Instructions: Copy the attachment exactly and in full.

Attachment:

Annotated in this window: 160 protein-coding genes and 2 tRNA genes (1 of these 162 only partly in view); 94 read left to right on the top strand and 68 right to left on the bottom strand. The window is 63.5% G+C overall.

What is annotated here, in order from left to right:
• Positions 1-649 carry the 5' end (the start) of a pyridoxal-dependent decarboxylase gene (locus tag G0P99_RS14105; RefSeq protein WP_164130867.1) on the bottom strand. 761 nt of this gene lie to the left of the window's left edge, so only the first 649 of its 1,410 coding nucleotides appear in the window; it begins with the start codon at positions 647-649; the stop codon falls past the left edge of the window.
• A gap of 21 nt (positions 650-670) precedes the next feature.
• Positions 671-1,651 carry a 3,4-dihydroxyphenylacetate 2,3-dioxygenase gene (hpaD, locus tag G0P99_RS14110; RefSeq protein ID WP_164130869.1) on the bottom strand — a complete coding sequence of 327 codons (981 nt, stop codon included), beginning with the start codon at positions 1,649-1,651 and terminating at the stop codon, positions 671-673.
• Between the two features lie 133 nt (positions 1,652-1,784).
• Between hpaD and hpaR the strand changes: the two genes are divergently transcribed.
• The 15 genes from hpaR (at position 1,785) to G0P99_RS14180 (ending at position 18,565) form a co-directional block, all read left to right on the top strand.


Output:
Annotated in this window: 160 protein-coding genes and 2 tRNA genes (1 of these 162 only partly in view); 94 read left to right on the top strand and 68 right to left on the bottom strand. The window is 63.5% G+C overall.

What is annotated here, in order from left to right:
• Positions 1-649 carry the 5' end (the start) of a pyridoxal-dependent decarboxylase gene (locus tag G0P99_RS14105; RefSeq protein WP_164130867.1) on the bottom strand. 761 nt of this gene lie to the left of the window's left edge, so only the first 649 of its 1,410 coding nucleotides appear in the window; it begins with the start codon at positions 647-649; the stop codon falls past the left edge of the window.
• A gap of 21 nt (positions 650-670) precedes the next feature.
• Positions 671-1,651 carry a 3,4-dihydroxyphenylacetate 2,3-dioxygenase gene (hpaD, locus tag G0P99_RS14110; RefSeq protein ID WP_164130869.1) on the bottom strand — a complete coding sequence of 327 codons (981 nt, stop codon included), beginning with the start codon at positions 1,649-1,651 and terminating at the stop codon, positions 671-673.
• Between the two features lie 133 nt (positions 1,652-1,784).
• Between hpaD and hpaR the strand changes: the two genes are divergently transcribed.
• The 15 genes from hpaR (at position 1,785) to G0P99_RS14180 (ending at position 18,565) form a co-directional block, all read left to right on the top strand.